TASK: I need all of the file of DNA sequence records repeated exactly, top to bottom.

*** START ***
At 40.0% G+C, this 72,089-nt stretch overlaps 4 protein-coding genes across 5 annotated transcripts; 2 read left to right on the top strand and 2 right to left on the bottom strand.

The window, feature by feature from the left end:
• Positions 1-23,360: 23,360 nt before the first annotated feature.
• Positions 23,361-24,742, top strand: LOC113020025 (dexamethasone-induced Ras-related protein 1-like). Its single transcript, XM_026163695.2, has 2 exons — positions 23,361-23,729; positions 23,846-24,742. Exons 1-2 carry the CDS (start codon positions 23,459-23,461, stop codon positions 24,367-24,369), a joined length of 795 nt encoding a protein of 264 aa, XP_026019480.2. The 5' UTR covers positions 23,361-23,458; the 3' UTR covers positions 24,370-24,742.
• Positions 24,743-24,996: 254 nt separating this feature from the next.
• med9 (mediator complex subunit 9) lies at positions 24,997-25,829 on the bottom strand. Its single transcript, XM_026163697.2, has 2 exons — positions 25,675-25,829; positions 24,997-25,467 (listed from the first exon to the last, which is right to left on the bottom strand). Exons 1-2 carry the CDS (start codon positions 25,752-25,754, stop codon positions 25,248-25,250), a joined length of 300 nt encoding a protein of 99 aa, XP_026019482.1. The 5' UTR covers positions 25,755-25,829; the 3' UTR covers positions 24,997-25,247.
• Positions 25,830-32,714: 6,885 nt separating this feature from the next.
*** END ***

At 40.0% G+C, this 72,089-nt stretch overlaps 4 protein-coding genes across 5 annotated transcripts; 2 read left to right on the top strand and 2 right to left on the bottom strand.

The window, feature by feature from the left end:
• Positions 1-23,360: 23,360 nt before the first annotated feature.
• Positions 23,361-24,742, top strand: LOC113020025 (dexamethasone-induced Ras-related protein 1-like). Its single transcript, XM_026163695.2, has 2 exons — positions 23,361-23,729; positions 23,846-24,742. Exons 1-2 carry the CDS (start codon positions 23,459-23,461, stop codon positions 24,367-24,369), a joined length of 795 nt encoding a protein of 264 aa, XP_026019480.2. The 5' UTR covers positions 23,361-23,458; the 3' UTR covers positions 24,370-24,742.
• Positions 24,743-24,996: 254 nt separating this feature from the next.
• med9 (mediator complex subunit 9) lies at positions 24,997-25,829 on the bottom strand. Its single transcript, XM_026163697.2, has 2 exons — positions 25,675-25,829; positions 24,997-25,467 (listed from the first exon to the last, which is right to left on the bottom strand). Exons 1-2 carry the CDS (start codon positions 25,752-25,754, stop codon positions 25,248-25,250), a joined length of 300 nt encoding a protein of 99 aa, XP_026019482.1. The 5' UTR covers positions 25,755-25,829; the 3' UTR covers positions 24,997-25,247.
• Positions 25,830-32,714: 6,885 nt separating this feature from the next.